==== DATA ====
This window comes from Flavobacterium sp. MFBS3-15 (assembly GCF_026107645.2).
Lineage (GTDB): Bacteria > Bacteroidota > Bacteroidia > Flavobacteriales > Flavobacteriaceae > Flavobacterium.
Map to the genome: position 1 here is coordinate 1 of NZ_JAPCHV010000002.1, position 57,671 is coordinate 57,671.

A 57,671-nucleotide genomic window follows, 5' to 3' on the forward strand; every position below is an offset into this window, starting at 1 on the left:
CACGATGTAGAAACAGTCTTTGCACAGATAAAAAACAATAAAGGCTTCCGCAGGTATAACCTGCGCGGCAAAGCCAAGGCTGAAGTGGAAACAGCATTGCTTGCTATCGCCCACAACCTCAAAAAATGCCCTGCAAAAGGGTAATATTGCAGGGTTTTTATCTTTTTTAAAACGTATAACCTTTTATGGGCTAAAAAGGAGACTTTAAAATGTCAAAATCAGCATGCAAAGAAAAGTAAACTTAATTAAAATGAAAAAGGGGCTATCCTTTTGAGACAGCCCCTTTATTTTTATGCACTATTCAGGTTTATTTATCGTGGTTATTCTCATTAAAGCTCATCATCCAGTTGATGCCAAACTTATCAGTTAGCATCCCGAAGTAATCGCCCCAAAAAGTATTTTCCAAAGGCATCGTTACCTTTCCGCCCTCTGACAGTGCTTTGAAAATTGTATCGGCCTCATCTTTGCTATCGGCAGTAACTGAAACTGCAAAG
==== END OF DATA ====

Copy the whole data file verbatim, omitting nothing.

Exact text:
This window comes from Flavobacterium sp. MFBS3-15 (assembly GCF_026107645.2).
Lineage (GTDB): Bacteria > Bacteroidota > Bacteroidia > Flavobacteriales > Flavobacteriaceae > Flavobacterium.
Map to the genome: position 1 here is coordinate 1 of NZ_JAPCHV010000002.1, position 57,671 is coordinate 57,671.

A 57,671-nucleotide genomic window follows, 5' to 3' on the forward strand; every position below is an offset into this window, starting at 1 on the left:
CACGATGTAGAAACAGTCTTTGCACAGATAAAAAACAATAAAGGCTTCCGCAGGTATAACCTGCGCGGCAAAGCCAAGGCTGAAGTGGAAACAGCATTGCTTGCTATCGCCCACAACCTCAAAAAATGCCCTGCAAAAGGGTAATATTGCAGGGTTTTTATCTTTTTTAAAACGTATAACCTTTTATGGGCTAAAAAGGAGACTTTAAAATGTCAAAATCAGCATGCAAAGAAAAGTAAACTTAATTAAAATGAAAAAGGGGCTATCCTTTTGAGACAGCCCCTTTATTTTTATGCACTATTCAGGTTTATTTATCGTGGTTATTCTCATTAAAGCTCATCATCCAGTTGATGCCAAACTTATCAGTTAGCATCCCGAAGTAATCGCCCCAAAAAGTATTTTCCAAAGGCATCGTTACCTTTCCGCCCTCTGACAGTGCTTTGAAAATTGTATCGGCCTCATCTTTGCTATCGGCAGTAACTGAAACTGCAAAG